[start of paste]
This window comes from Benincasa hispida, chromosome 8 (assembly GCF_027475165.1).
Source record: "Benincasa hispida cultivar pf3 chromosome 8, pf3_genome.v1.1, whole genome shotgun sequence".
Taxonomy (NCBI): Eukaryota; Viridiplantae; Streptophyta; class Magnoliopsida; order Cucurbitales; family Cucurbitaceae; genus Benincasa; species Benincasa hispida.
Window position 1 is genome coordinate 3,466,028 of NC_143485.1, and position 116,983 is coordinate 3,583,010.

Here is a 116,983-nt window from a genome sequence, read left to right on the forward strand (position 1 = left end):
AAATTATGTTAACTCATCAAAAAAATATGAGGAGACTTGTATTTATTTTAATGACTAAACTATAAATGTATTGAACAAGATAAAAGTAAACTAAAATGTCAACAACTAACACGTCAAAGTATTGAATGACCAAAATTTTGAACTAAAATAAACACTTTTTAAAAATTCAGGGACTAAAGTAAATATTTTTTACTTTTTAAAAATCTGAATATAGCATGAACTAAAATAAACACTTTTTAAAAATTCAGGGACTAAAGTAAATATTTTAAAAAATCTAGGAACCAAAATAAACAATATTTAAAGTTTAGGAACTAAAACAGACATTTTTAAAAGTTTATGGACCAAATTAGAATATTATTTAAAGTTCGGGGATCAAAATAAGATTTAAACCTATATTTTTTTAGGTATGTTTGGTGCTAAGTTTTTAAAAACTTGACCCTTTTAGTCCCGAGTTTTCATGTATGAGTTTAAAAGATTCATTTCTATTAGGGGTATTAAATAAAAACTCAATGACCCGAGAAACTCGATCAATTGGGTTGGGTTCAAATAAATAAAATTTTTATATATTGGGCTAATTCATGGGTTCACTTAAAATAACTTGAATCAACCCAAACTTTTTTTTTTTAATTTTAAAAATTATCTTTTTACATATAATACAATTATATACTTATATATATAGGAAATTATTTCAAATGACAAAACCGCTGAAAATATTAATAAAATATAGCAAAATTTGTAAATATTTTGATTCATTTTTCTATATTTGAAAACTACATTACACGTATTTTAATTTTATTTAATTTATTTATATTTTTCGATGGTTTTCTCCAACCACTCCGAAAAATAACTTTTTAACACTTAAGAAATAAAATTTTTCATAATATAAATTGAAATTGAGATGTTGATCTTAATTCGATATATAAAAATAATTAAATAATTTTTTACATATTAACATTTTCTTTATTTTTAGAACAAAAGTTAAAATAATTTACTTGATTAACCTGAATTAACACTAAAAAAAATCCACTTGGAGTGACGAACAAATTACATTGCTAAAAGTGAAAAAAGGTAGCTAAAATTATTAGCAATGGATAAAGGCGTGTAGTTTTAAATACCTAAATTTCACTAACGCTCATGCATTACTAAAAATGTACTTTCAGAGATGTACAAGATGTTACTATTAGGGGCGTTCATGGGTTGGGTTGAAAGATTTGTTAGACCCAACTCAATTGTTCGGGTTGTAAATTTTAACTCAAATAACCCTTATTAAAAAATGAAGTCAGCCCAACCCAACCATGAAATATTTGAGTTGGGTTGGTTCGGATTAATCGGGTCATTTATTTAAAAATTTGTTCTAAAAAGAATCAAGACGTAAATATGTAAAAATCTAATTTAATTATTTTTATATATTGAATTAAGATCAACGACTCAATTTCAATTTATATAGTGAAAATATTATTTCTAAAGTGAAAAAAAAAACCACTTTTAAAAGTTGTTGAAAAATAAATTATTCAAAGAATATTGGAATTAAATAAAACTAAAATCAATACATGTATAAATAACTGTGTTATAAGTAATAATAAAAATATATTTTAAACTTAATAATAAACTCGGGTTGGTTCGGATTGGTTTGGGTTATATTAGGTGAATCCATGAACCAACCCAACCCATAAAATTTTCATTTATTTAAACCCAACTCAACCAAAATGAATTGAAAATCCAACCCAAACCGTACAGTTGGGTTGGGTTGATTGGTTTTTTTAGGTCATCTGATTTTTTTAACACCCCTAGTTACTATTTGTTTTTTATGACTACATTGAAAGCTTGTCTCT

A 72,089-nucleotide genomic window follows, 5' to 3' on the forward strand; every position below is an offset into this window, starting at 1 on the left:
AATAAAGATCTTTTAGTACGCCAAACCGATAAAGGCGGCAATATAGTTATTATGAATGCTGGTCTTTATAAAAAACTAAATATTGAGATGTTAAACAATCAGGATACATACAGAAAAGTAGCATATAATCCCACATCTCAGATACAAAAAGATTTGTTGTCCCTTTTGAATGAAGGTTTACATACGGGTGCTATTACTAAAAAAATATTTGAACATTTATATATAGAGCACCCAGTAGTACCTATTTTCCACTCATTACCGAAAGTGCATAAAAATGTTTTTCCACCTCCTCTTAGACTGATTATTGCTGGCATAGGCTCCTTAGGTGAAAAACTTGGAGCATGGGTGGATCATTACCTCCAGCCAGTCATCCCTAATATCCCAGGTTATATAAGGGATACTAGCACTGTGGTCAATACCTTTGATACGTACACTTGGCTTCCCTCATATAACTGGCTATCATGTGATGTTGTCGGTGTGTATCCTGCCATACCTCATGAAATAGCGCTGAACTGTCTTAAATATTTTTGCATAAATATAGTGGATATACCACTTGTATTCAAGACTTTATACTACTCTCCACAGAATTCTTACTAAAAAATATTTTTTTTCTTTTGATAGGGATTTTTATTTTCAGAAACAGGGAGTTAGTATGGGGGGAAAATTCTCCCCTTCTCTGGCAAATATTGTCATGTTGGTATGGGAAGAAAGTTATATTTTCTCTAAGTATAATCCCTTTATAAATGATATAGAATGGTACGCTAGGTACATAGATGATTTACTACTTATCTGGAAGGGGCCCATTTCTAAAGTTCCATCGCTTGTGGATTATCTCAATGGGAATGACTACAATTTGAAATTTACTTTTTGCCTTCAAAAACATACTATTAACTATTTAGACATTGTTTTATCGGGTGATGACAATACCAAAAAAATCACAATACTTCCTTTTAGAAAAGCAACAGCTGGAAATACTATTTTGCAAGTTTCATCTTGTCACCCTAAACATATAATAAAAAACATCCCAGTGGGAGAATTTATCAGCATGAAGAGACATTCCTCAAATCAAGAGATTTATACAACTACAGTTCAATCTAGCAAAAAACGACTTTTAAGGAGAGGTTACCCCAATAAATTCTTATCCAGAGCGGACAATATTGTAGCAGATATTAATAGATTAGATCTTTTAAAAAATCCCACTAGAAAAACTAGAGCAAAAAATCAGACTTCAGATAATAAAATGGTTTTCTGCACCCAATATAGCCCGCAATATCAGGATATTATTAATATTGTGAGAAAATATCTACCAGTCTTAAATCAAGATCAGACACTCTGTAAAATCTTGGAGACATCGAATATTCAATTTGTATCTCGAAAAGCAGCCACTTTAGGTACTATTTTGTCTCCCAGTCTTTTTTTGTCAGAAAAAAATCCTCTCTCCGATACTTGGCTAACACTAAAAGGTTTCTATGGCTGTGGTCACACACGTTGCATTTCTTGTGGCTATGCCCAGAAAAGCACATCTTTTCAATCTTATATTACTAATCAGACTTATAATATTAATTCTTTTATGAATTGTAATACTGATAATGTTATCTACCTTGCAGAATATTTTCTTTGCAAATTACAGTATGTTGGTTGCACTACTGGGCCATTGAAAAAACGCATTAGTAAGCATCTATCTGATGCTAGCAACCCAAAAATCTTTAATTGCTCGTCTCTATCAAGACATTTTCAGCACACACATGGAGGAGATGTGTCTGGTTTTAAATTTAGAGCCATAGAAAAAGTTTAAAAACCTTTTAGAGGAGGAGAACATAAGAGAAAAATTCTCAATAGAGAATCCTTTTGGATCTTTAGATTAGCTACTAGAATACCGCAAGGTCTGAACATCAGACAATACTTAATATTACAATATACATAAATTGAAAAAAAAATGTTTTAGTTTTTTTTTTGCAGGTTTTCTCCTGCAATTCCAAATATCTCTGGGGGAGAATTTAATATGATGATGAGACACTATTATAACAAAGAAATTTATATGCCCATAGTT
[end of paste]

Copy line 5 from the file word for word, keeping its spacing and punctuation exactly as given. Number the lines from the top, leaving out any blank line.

Here is a 116,983-nt window from a genome sequence, read left to right on the forward strand (position 1 = left end):